Wednesday, July 18, 2007

3. Bryan and Marie - A World War One Romance

See the "Index to Naturalizations of World War I Soldiers, 1918" here

In establishing some more of the characters that will be appearing in the documents and letters of William Bryan ROBBINS, Sr.--my great-grandfather--during his service in the American North Russian Expeditionary Forces at the end of World War I, I have posted some photographs of him and his sweetheart, Marie LEWIS, which I recently received from my aunt, as well as a photo of her parents. According to my grandfather, his parents Bryan and Marie met while Bryan was chauffeuring during the funeral of Marie's maternal grandfather, John WILKINSON, Sr. John's burial occurred 14 September 1917 at Oakhurst Cemetery in Whitehall Township, Muskegon County, Michigan.

George Emmett Lewis and Mary J. Wilkinson, c. 1917

His daughter, Mary J. WILKINSON, her husband George Emmett LEWIS, and their 10 children were living in nearby Muskegon Heights at that time. This was around the same time period that Angelo and Lula ROBBINS and their four sons moved to Muskegon Heights from Ensley Township, Newaygo County, Michigan.

William Bryan Robbins, Sr., 1916, posing with ship prop & background

William Bryan Robbins, Sr., c. 1917

Marie Lewis, c. Winter 1916 - 1917

Marie Lewis, c. 1917

Bryan was 21 in 1917, and Marie was only 15. But apparently their romance was in full bloom by the time he was inducted on 23 June 1918. This is further verified by the following note Bryan carried on his person in North Russia, presumably at all times:

if found on my body please send to the address below

Pvt Bryan Robbins
Co I 339th Inf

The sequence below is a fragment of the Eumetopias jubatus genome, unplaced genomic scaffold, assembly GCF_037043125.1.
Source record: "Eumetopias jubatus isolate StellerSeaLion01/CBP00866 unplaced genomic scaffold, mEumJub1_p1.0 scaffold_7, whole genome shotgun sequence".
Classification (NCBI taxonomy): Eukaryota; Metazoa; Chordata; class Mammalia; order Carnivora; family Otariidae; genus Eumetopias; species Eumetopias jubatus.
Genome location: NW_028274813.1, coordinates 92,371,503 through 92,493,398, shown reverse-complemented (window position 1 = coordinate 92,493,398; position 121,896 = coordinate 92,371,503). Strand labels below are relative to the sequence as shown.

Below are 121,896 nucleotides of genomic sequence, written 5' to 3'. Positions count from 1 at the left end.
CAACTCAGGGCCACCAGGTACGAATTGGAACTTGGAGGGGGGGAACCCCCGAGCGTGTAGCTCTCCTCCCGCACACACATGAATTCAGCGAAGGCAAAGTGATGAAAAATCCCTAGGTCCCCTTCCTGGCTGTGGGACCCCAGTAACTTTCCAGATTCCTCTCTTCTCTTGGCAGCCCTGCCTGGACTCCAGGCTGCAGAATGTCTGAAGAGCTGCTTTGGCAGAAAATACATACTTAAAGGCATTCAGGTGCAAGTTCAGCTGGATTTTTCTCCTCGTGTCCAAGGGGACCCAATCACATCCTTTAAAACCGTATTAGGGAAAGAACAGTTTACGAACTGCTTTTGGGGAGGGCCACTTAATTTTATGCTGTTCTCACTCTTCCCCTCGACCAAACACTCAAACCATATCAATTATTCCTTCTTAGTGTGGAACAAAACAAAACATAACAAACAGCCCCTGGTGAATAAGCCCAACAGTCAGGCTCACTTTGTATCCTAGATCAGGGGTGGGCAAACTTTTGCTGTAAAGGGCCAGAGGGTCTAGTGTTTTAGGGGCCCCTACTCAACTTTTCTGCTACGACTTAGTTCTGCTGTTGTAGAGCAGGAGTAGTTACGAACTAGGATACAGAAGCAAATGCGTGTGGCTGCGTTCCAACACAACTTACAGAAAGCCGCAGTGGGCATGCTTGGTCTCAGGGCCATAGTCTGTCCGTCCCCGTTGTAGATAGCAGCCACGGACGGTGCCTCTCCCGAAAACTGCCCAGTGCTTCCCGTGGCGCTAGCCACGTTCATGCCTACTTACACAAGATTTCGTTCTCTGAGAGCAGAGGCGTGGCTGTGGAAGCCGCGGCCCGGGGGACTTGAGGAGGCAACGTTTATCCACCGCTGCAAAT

Nov 3 1918 Archangle [sic] Russia

Miss Marie Lewis
Hoyt St
Muskegon Hts Mich USA

Good bye, Marie
My last thoughts are of you and my people
Love to all

This just leaves a lump in my throat! Thankfully, Bryan made it safely home, or else I--and all their many other descendants--would not be here today!

Other posts in this series:
1. A Polar Bear in North Russia
The Family of Angelo and Lula Robbins
4. Bryan Gets Drafted
5. Basic Training at Camp Custer
6. Getting "Over There"
7. Bryan and King George V
8. To Russia, With Influenza
9. A Letter from Mother - 25 Sep 1918
10. A Letter from Father - 7 Oct 1918


footnoteMaven said...


I've heard about the notes on a soldier's body, but I've never seen one.

I teared up. So glad he didn't have to use it.


Miriam Robbins said...

Being the country music lover that I am, Maven, when I first saw this, I immediately thought about Tim McGraw's latest hit, "If You're Reading This (I'm Already Home)." It makes me think of all the young men and women over in Iraq and the other Middle Eastern countries that are carrying similar items.

Janice said...


A lovely story. I teared up at the soldier's note too! It makes me wonder if my father carried one of those. He never talked about the war.

Also, a question. How tall was Marie? She looks so short next to her husband.


Miriam Robbins said...

Hi, Janice!

Marie was 4' 11", and my dad, his siblings and cousins all competed to see who was taller than Grandma! When my generation came along, we did the same thing!

Actually the picture of the couple in this post are Marie's parents, George Emmmett and Mary J. (WILKINSON) LEWIS. Neither one was very tall either.

At 5' 1/4", I seem to have inherited all the short genes from both of my parents' lines!